U.S. NRO awards billions to commercial satellite imagining companes
The awards went to Planet, BlackSky and Maxar, all of which operate fleets of satellites orbiting Earth that take imagery of the ground below.
The contracts come as the Pentagon and intelligence agency are increasingly relying on imagery from commercial satellite companies to aid in spying, warfare and humanitarian efforts. Commercial images have played a big role in the war in Ukraine, as commercial satellites have captured troop movements, destruction, even plumes of smoke that disclose the locations of missile attacks — all in high-definition.
The imagery is so vital that this year the government of Ukraine issued a plea for help, asking satellite companies to share their data with the Ukrainian military.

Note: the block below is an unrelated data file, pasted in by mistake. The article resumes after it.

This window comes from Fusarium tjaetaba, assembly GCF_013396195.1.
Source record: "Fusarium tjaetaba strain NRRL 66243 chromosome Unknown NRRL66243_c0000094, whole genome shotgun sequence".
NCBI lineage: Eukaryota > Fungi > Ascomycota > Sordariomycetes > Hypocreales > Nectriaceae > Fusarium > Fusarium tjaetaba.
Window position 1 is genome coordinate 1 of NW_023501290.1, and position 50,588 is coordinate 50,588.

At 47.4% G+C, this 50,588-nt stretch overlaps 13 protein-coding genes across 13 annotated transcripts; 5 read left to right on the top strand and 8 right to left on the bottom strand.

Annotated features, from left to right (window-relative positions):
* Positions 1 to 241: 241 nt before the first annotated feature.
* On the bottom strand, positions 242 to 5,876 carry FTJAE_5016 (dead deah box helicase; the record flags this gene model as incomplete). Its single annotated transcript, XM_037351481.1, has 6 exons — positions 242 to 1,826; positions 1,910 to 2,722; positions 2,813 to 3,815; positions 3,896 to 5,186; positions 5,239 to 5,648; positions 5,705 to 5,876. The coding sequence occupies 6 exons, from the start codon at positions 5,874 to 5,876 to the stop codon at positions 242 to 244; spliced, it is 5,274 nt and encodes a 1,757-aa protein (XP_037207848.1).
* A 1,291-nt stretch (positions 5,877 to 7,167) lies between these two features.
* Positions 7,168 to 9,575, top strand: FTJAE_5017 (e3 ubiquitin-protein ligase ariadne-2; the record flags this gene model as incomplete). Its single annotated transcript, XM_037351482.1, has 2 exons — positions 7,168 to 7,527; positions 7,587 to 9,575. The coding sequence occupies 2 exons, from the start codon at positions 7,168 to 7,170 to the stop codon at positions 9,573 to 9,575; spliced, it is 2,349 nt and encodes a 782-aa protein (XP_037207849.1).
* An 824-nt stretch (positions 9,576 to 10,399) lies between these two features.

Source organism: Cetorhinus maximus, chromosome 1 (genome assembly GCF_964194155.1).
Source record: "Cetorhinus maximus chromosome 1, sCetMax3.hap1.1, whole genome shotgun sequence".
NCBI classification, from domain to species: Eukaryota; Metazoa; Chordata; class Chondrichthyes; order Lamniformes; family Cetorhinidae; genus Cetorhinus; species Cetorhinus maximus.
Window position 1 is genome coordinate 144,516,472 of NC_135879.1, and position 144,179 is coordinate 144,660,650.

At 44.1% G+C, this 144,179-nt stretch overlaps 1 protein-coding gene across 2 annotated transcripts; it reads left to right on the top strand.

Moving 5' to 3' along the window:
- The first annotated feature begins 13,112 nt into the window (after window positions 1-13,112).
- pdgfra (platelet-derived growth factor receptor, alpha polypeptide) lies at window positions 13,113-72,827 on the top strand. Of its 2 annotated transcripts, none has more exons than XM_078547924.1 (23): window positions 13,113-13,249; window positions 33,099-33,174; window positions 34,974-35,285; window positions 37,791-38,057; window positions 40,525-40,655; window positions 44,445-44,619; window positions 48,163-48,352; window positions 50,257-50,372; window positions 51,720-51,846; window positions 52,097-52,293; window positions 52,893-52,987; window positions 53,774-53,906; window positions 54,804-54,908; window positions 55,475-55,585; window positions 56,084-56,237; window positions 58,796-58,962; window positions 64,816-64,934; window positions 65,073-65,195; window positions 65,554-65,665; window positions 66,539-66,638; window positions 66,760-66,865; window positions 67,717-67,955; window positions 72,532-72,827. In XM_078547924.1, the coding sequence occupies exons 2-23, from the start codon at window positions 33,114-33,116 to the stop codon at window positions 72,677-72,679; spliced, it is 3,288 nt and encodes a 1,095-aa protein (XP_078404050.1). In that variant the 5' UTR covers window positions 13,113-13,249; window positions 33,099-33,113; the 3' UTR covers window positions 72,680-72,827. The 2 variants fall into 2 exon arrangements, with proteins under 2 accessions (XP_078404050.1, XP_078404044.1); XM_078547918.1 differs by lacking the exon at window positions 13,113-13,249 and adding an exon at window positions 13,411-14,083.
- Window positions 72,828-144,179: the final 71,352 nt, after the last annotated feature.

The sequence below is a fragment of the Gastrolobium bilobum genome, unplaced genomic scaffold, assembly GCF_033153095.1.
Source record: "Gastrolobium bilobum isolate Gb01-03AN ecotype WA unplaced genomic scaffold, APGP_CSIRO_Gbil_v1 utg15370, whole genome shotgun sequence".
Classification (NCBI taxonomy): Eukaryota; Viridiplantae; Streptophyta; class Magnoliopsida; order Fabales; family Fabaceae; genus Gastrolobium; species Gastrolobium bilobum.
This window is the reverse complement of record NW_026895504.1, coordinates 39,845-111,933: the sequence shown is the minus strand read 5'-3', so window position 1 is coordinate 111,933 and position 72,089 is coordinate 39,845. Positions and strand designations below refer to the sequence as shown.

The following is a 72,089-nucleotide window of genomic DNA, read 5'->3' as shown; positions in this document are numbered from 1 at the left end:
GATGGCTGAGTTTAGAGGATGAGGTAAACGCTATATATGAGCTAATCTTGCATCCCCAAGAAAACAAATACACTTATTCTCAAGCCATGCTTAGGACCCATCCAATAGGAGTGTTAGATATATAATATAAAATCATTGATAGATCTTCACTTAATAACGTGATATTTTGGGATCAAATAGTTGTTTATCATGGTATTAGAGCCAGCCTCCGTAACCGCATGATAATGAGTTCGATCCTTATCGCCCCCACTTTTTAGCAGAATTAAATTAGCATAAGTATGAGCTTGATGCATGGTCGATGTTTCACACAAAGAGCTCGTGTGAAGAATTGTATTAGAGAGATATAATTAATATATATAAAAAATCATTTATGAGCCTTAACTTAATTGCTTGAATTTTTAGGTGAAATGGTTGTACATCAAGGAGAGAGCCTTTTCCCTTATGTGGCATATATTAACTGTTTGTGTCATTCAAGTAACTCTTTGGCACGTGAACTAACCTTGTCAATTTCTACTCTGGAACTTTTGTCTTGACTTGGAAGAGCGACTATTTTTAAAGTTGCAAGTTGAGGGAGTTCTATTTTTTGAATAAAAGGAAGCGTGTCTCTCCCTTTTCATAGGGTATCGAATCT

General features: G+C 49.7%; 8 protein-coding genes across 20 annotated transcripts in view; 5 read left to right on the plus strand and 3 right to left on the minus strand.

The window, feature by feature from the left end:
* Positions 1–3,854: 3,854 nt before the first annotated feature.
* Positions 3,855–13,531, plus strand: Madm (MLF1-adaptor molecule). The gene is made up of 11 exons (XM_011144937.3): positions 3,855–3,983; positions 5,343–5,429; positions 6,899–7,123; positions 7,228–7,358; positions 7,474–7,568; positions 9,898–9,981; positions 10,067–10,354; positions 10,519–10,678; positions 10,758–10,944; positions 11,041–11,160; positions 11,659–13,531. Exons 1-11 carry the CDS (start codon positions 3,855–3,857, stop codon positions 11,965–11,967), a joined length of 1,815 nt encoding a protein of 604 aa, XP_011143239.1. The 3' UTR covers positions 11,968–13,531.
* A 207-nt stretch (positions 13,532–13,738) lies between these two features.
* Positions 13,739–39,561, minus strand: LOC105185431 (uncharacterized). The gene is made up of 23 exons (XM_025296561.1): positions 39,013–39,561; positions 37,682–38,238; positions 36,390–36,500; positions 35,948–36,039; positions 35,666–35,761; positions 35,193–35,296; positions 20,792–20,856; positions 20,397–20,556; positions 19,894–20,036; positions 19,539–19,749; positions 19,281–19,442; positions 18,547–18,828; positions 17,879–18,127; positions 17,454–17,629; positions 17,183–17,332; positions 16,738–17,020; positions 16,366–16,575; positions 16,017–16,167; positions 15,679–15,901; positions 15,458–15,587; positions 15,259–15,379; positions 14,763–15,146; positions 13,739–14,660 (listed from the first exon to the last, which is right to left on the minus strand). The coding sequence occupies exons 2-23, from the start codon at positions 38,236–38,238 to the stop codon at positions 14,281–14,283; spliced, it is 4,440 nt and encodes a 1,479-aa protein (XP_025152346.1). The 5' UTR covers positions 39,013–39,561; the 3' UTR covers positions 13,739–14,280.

Countries have for decades used satellites to spy on their enemies. But a revolution in technology, driven in large part by the private sector, has made the satellites smaller, less expensive and highly capable. As a result, the U.S. government has said it wants to harness those capabilities.
The revolution in satellite technology means there are swarms of spacecraft no bigger than a loaf of bread in orbit
“The NRO has a long-standing strategy of ‘buy what we can, build what we must’,” Chris Scolese, director of the NRO, said in a statement. “The diversity offered by our expanding architecture composed of both commercial and NRO systems increases our resilience and enables an integrated approach to the threats facing our nation.”
While the NRO said only that the contracts are “valued at billions of dollars” over the next decade, BlackSky said its award was worth $1 billion. In a filing, Maxar said its could be worth up to $3.24 billion. It was unclear how much Planet would receive as part of the program, and a spokesman did not immediately respond to a request for comment.